Out of the Fire, ACD Heats Up Print E-mail
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Written by Mike Buetow   
Tuesday, 04 October 2011 13:46

The phone rang. It was 11:45 p.m. Scott Fillebrown, not nearly awake, answered to learn the caller was reporting the building his EMS company had called home for 19 years might be on fire. Not long after, a second call confirmed the disaster in the making. Driving to the plant, he could see the sky alit from a mile away.

It took more than six hours to extinguish the blaze, which remains the largest ever handled by the Richardson, TX, fire department. The building was decimated; the equipment – including a placement machine so new the company hadn’t even made the first payment – completely wiped out.

Some $2 million worth of equipment was lost that night. But the Automated Circuit Design workers did something unexpected. They collected all the PCs they could, took them home, cleaned them up, and started working again. By the end of the weekend, the servers were brought back online, and the company was again designing and hand soldering boards. Relocated to a site across the street, they quickly upgraded the power and other facilities and were completely up and running with 90 days.

Each June since, on the anniversary of the fire, the company holds a picnic. “You can mope, or understand the blessing and pick up the pieces,” says Fillebrown, the company CEO and co-owner since 1995. Most of the workers from that summer, he adds, are still with the company.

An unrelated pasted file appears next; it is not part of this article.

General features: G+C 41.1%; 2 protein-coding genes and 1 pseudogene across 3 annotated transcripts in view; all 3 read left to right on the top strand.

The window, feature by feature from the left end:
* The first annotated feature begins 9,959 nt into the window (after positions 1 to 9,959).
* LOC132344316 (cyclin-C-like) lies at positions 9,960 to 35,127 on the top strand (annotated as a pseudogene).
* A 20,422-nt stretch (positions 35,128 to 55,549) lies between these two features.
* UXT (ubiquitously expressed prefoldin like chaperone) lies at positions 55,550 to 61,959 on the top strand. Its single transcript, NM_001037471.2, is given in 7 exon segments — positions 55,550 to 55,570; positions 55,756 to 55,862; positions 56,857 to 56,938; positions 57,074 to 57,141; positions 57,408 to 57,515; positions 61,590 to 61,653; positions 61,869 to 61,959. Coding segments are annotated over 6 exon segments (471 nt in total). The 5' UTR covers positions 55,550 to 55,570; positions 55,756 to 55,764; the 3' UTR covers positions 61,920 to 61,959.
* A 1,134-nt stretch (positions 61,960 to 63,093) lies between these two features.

Fast forward to today, and the pluck and determination ACD showed in spades in the aftermath of the fire are showing returns even an optimist like Fillebrown couldn’t have conceived of. 2010 proved a record year in sales for ACD, and through June 2011 was shaping up to be even better – a run rate on pace to top $30 million, good for 25% growth, well ahead of the industry average. The company had further reason to celebrate: An expansion completed earlier this year added 13,500 sq. ft. to the now 52,800 sq. ft. facility, which, coupled with the recent addition of two high-speed lines, gives the plant the capacity to more than double 2010’s sales.

Company and owner have, to great degree, grown up together. Fillebrown, a gregarious Texan in his early 40s, but who looks more youthful, has spent nearly his entire career with ACD. Armed with a degree in business, he joined as a salesman in 1990, having previously worked with the wife of one of the then-owners. After two years, he left for Trend Circuits, but returned as head of sales in 1993, with a pending deal to become an owner. At the time, ACD was primarily a design service bureau that was slowly making the jump into assembly. With no technical background, one of Fillebrown’s first moves was to bring aboard Steve Schwaebler as technical manager. Schwaebler, who previously had managed an operation of some 50 designers, was well-suited for the task. Within a year, he too had bought into the ownership, forming the core of the management and ownership team that exists to this day.